Heavy-tailed configuration models at criticality

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Abstract

We study the critical behavior of the component sizes for the configuration model when the tail of the degree distribution of a randomly chosen vertex is a regularly-varying function with exponent τ − 1, where τ ∈ (3,4). The component sizes are shown to be of the order n−2)/(τ−1)L(n)−1 for some slowly-varying function L(·). We show that the re-scaled ordered component sizes converge in distribution to the ordered excursions of a thinned Lévy process. This proves that the scaling limits for the component sizes for these heavy-tailed configuration models are in a different universality class compared to the Erdos-Rényi random graphs. Also the joint re-scaled vector of ordered component sizes and their surplus edges is shown to have a distributional limit under a strong topology. Our proof resolves a conjecture by Joseph (Ann. Appl. Probab. 24 (2014) 2560-2594) about the scaling limits of uniform simple graphs with i.i.d. degrees in the critical window, and sheds light on the relation between the scaling limits obtained by Joseph and in this paper, which appear to be quite different. Further, we use percolation to study the evolution of the component sizes and the surplus edges within the critical scaling window, which is shown to converge in finite dimension to the augmented multiplicative coalescent process introduced by Bhamidi et al. (Probab. Theory Related Fields 160 (2014) 733-796). The main results of this paper are proved under rather general assumptions on the vertex degrees. We also discuss how these assumptions are satisfied by some of the frameworks that have been studied previously.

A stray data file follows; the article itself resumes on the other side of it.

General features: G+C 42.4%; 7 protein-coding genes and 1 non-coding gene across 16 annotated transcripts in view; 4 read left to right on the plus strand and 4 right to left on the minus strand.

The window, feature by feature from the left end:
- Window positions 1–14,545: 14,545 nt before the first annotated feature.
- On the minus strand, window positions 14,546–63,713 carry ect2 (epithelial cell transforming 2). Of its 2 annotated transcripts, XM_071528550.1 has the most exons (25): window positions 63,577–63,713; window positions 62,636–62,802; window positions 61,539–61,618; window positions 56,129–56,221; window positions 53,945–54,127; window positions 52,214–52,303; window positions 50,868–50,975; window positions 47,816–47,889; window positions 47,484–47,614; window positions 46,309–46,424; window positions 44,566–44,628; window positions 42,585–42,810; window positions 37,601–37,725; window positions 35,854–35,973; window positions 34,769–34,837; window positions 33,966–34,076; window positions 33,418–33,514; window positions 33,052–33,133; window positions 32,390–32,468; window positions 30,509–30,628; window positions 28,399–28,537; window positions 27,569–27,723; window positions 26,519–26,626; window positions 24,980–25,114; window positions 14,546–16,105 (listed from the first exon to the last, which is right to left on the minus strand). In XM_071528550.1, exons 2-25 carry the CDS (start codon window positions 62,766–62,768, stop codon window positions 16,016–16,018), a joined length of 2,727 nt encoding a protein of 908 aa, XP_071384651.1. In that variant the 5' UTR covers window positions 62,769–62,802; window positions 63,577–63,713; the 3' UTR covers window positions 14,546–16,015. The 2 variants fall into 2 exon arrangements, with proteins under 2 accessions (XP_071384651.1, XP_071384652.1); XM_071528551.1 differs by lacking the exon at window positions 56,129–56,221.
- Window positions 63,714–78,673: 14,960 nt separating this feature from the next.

Original languageEnglish
Pages (from-to)1515-1558
Number of pages44
JournalAnnales de l'institut Henri Poincare (B) Probability and Statistics
Volume56
Issue number3
DOIs
Publication statusPublished - Aug 2020

Keywords

  • Augmented multiplicative coalescent
  • Critical configuration model
  • Critical percolation
  • Heavy-tailed degree
  • Thinned Lévy process
  • Universality

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